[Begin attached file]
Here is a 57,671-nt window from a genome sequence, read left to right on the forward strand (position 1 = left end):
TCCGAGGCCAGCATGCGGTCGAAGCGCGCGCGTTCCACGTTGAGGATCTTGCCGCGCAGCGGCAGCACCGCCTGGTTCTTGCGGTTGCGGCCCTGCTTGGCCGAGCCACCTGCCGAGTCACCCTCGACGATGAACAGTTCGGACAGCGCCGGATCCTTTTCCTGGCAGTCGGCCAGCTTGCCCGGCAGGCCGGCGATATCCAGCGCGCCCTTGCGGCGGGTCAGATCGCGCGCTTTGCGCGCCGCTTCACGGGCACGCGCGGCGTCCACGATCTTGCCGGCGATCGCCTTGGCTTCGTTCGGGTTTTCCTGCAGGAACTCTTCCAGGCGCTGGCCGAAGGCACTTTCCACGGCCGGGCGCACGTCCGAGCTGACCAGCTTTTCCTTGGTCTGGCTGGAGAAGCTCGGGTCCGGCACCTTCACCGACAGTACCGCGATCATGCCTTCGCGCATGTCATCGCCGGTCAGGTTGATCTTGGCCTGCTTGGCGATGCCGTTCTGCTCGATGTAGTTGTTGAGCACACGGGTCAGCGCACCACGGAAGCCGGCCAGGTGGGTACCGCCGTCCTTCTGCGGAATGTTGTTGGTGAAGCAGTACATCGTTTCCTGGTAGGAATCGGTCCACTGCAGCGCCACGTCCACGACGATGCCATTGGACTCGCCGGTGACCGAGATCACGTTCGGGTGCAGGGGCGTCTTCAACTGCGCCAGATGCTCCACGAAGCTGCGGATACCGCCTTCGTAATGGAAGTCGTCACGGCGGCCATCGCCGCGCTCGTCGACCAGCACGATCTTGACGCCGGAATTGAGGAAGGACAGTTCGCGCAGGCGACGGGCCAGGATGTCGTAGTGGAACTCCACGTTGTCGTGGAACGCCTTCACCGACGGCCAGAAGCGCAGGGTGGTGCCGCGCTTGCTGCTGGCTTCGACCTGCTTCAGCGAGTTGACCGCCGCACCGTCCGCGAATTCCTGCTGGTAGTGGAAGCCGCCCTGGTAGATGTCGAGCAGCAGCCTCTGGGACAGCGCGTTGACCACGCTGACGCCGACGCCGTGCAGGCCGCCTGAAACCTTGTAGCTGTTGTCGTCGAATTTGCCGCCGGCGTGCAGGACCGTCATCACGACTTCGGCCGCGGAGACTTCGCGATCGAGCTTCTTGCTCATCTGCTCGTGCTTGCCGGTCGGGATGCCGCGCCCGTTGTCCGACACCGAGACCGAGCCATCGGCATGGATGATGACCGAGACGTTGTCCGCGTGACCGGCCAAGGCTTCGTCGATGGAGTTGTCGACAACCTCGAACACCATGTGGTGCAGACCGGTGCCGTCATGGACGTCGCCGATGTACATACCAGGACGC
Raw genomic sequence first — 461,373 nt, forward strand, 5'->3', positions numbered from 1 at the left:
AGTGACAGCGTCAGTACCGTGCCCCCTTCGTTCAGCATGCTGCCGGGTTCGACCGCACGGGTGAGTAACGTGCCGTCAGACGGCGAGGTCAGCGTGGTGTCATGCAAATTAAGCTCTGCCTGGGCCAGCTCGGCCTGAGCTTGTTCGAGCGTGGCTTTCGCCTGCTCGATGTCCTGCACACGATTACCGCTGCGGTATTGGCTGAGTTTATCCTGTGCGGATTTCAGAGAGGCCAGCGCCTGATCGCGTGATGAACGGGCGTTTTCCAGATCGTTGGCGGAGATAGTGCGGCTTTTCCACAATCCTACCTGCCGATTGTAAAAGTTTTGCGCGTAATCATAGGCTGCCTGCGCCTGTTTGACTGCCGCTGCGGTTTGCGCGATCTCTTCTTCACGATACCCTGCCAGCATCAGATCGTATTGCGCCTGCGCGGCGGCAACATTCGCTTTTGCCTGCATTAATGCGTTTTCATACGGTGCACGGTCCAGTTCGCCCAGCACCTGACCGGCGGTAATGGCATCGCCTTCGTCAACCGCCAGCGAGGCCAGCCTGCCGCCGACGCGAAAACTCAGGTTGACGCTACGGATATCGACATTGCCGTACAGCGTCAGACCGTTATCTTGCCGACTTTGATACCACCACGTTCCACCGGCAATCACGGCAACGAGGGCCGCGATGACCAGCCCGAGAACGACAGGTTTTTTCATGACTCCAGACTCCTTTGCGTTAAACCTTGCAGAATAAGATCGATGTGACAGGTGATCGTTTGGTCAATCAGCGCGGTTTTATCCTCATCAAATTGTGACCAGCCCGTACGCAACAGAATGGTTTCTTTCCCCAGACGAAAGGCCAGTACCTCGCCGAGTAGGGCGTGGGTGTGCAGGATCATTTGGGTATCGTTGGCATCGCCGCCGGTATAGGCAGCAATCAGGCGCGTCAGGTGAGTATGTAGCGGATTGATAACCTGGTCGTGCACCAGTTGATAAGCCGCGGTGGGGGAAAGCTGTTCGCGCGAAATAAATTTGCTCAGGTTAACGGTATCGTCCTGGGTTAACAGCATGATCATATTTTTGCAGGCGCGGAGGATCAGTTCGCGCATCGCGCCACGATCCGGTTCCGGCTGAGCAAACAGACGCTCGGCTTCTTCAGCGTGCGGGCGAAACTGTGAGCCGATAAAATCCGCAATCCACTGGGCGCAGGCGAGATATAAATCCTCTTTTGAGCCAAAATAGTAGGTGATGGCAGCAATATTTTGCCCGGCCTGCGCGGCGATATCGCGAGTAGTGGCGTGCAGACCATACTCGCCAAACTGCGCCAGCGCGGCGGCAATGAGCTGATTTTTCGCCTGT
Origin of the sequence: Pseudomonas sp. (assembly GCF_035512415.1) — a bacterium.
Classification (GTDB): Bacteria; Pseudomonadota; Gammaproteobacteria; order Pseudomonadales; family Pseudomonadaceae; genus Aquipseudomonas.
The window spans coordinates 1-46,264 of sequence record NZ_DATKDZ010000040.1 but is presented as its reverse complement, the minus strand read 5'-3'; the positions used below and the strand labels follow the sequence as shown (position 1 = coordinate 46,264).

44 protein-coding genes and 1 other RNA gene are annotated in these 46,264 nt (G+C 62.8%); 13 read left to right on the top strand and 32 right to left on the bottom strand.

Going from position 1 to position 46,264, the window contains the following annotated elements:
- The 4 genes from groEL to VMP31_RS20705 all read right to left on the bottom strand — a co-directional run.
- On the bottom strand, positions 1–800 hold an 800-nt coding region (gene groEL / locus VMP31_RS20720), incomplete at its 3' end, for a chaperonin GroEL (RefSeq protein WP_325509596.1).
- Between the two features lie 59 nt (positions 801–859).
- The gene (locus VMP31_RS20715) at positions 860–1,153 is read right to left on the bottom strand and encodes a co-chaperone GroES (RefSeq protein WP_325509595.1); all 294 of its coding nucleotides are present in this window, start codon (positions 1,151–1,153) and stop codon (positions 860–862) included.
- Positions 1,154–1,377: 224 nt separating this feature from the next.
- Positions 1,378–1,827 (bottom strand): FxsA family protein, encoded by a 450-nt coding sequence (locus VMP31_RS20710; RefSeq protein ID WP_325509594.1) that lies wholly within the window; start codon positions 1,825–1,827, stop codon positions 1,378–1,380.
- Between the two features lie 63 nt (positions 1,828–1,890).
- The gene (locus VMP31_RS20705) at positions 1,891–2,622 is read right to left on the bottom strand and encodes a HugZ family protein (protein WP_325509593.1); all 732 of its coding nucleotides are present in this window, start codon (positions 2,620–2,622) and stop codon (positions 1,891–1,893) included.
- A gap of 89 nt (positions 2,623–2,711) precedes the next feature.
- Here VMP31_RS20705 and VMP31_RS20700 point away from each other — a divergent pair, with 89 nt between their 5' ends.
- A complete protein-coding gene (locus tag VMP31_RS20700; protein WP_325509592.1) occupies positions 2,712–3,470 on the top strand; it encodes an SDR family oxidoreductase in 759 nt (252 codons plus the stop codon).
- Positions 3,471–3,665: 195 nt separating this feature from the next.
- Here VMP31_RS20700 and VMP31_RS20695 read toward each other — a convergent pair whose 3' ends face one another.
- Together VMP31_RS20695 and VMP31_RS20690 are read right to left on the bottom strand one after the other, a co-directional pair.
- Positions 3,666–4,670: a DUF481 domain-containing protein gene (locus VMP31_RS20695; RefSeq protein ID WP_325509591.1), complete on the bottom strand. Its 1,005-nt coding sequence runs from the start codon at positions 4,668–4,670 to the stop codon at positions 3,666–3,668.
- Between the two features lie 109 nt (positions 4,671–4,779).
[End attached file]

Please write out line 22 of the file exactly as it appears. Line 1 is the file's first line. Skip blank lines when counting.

- Here VMP31_RS20700 and VMP31_RS20695 read toward each other — a convergent pair whose 3' ends face one another.